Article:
Visa to reward small neighborhood eateries for going cashless

cash register
Card technology and digital payments hope to create a culture where cash is no longer king.

Visa is inviting small business restaurants, cafés, and food trucks to “cash in” on a golden opportunity. On July 12, the San Francisco-based payments company announced that it would award 50 eligible U.S.-based small business food service owners up to $500,000 if they committed to accepting only cards from their customers in compensation for the refreshments they sell.

Aiming to create a culture where cash is no longer king, the The Visa Cashless Challenge promotion will offer merchants the opportunity to accept all forms of global digital payments.

“At Visa, we believe you can be everywhere you want to be, and that it should be easy to pay and be paid in more ways than ever—whether it’s a phone, card, wearable or other device,” said Jack Forestell, head of Visa Global Merchant Solutions. “With 70% of the world, or more than 5 billion people, connected via mobile device by 2020, we have an incredible opportunity to educate merchants and consumers alike on the effectiveness of going cashless.”

In fact, Visa said that the company recently conducted a study that found that, if businesses in 100 cities were to transition from cash to digital payments, their cities would stand to experience net benefits of $312 billion annually.

Based on the study results, in New York City alone, businesses could generate an additional $6.8 billion in revenue and save more than 186 million hours in labor by making greater use of digital payments. This amounts to more than $5 billion in annual costs savings for businesses in New York. The complete results with the benefits of going cashless for businesses will be included in the “Cashless Cities: Realizing the Benefits of Digital Payments” report that will be released by Visa later this year.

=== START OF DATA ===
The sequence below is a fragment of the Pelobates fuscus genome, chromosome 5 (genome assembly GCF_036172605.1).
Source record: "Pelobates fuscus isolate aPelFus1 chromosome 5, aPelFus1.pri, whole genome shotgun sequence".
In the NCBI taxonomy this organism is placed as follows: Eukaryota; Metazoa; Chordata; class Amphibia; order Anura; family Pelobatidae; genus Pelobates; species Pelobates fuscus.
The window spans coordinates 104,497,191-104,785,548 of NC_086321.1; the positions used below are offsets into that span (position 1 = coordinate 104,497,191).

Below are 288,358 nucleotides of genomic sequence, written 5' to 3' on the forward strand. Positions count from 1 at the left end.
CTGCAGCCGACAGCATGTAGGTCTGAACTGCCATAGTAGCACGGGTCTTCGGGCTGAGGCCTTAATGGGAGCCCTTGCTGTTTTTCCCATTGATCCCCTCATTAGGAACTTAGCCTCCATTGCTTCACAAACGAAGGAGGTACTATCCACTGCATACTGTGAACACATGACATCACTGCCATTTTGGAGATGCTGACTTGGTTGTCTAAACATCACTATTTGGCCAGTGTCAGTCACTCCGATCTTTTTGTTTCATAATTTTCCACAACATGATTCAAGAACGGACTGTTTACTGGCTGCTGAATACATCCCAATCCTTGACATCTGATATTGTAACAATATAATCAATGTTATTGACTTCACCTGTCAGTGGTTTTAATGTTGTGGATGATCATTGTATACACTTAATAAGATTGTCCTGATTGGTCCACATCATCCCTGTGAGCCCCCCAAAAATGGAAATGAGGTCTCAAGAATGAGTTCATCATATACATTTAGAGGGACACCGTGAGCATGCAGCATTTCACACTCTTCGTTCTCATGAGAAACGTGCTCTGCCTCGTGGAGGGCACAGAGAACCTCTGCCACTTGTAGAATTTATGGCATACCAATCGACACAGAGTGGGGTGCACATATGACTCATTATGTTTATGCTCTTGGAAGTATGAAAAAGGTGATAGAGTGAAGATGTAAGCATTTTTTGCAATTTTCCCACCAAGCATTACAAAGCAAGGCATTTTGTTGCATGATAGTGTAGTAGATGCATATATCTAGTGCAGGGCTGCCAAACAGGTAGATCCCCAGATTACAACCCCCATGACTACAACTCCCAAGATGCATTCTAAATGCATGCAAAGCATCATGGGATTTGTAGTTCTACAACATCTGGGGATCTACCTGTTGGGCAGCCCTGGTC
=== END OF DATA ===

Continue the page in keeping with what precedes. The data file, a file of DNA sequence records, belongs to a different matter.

To showcase the benefits of going cashless, Visa will tap into its sponsorship as the official payment partner of Formula E to offer cashless digital payment acceptance at the first-ever Formula E race in Brooklyn, July 14-15—the New York City ePrix, an all-electric single-seater motorsport series.

“The Formula E race is the ideal backdrop,” said Forestell, “because just as Formula E is bringing the future to racing, Visa is bringing the future to payments.”

In addition, local New York City restaurants, including 2nd City, Fish Cheeks, and Mulberry and Vine, are offering their customers cashless experiences during the race weekend. These participating venues are bringing to life paperless, seamless, and enhanced payment experiences for their customers over the weekend.

Will the challenge benefit the entire payments industry? According to July 13 comments by CBS News Financial Contributor Mellody Hobson, this is "a very small program, to start"—"keep in mind they have something like 30 million merchants that use Visa around the world"—but the idea is that Visa's "biggest competitor" is cash.

"Cash is still the number-one way that we pay in this country, and it's growing around the world. So it's not MasterCard that they're worried about or Apple Pay; it's cash. They want to take some of that business away from cash," Hobson said on CBS This Morning.

When people go cashless, Hobson said credit card companies and banks "absolutely" benefit. "Remember, every time we swipe, they get a piece of the action, somewhere in the neighborhood of 1% for them. More for American Express," Hobson said.

She also said contactless networks like Apple Pay and Google Wallet will reap the benefits as well, as more people invest in the technology to accept digital payments.

And, Hobson noted, there are benefits for the merchant, too. "You don't have to worry so much about theft—you're not worried about how you close out the cash register at the end of the day, taking the money to the bank at the end of the day. So all of those things go away. It saves a lot of time for the merchants," Hobson said.